The number of measles cases in the U.S. continues to climb, with more than 550 cases reported from January to April, according to the Centers for Disease Control and Prevention (CDC). That's the second highest number of measles cases reported in any year since 2000, the CDC says.
Many of this year's cases occurred as part of ongoing measles outbreaks in several U.S. cities, and most infected people were unvaccinated, according to the CDC. But if you've been vaccinated, can you still catch the disease?
Although it is possible to get the measles even if you've been vaccinated, it's quite rare: Two doses of the measles, mumps and rubella (MMR) vaccine — which are given as part of the standard U.S. childhood vaccination schedule — are 97% effective at preventing measles, according to the CDC. This means that about 3% of people who receive two doses of the measles vaccine will get measles if they are exposed to the virus. [27 Devastating Infectious Diseases]
It's not clear why some fully vaccinated people get measles, but it could be that their immune system did not respond properly to the vaccine, the CDC says. (Still, if a person is fully vaccinated, and they come down with measles, they are more likely to have a mild case of the illness.)
In addition, some people may be at a slightly higher risk of getting measles because they received only one dose of the MMR vaccine. Although the measles vaccine was developed in 1963, it wasn't until 1989 that health officials recommended that a child receive two doses, according to the CDC.
This means there are "many people who are adults now who only received one dose" of MMR, said Dr. Amesh Adalja, a senior scholar at The Johns Hopkins Center for Health Security in Baltimore. One dose of MMR is still more than 90% effective at preventing measles, but it's not quite as good as two doses, Adalja said.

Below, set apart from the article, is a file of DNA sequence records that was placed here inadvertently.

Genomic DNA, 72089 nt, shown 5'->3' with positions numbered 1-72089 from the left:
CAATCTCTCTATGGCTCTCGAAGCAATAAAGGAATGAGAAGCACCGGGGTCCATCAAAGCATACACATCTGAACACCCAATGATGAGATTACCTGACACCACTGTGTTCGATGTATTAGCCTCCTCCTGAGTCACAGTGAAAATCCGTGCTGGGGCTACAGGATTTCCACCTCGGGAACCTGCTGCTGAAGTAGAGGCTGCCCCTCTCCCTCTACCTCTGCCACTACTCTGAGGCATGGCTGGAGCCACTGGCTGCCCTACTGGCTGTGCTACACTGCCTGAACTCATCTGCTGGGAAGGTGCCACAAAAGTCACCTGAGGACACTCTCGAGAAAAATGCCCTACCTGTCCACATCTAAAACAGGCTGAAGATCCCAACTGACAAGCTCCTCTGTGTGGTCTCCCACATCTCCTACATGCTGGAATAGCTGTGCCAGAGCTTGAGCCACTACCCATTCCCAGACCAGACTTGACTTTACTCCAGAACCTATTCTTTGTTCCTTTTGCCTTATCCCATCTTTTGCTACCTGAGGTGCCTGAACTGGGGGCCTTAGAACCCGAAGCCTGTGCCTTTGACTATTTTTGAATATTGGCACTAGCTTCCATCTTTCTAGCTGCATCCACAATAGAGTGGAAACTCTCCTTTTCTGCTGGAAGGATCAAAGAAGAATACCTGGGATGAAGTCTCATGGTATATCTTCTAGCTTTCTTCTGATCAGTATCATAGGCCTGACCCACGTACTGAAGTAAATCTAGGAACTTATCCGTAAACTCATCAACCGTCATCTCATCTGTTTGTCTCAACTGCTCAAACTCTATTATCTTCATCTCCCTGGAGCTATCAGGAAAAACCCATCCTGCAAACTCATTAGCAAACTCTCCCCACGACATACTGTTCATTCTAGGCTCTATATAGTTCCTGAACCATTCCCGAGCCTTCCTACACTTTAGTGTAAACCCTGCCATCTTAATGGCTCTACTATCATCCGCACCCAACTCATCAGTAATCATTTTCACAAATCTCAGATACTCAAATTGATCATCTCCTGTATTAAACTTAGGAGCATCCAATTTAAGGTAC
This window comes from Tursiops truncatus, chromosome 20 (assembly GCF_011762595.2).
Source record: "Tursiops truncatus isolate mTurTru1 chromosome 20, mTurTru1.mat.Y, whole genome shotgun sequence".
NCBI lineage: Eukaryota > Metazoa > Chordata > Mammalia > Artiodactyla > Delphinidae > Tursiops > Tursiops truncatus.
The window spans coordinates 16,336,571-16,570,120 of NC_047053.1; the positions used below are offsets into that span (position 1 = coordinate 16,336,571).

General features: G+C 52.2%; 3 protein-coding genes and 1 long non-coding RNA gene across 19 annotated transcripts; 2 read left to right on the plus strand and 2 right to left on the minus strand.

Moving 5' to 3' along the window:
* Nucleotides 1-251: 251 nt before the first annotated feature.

Adults who received only one dose of MMR as a child could consider getting a second dose, Adalja told Live Science. In situations where there are outbreaks going on, "I don't think its a bad idea," he said.
In addition, some people who received the measles vaccine in the 1960s may need to be revaccinated. That's because, between 1963 and 1967, some people received a form of the measles vaccine known as the "inactivated" (killed) vaccine, which was not effective, according to the CDC. People who received this form of the vaccine, or were vaccinated before 1968 and don't know what vaccine type they got, should be revaccinated with the current "live attenuated" form of the vaccine, the CDC says.
Another question people may have is whether the vaccine's protection wanes over time. Generally, people who've received two doses of MMR are considered protected for life, meaning they don't need a booster shot, according to the CDC.
Still, there may be some waning that happens with age, Adalja said.
There is a way to check your level of protection against measles. You can get a blood test that measures antibody levels against the measles virus. However, doctors don't routinely use this test on patients — it's more often used for health care workers who are generally at higher risk of being exposed to measles. But it may be used in other situations: for example, for college students who need to show they are immune to measles, according to University of Rochester Medical Center.
Generally, the CDC recommends that people who don't have written documentation of getting the MMR vaccine should get vaccinated. However, people who were born before 1957 are considered likely to be immune to the virus (because most people born at that time were infected naturally with the virus), and therefore don't need to be vaccinated.
Originally published on Live Science.
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Rachael is a Live Science contributor, and was a former channel editor and senior writer for Live Science between 2010 and 2022. She has a master's degree in journalism from New York University's Science, Health and Environmental Reporting Program. She also holds a B.S. in molecular biology and an M.S. in biology from the University of California, San Diego. Her work has appeared in Scienceline, The Washington Post and Scientific American.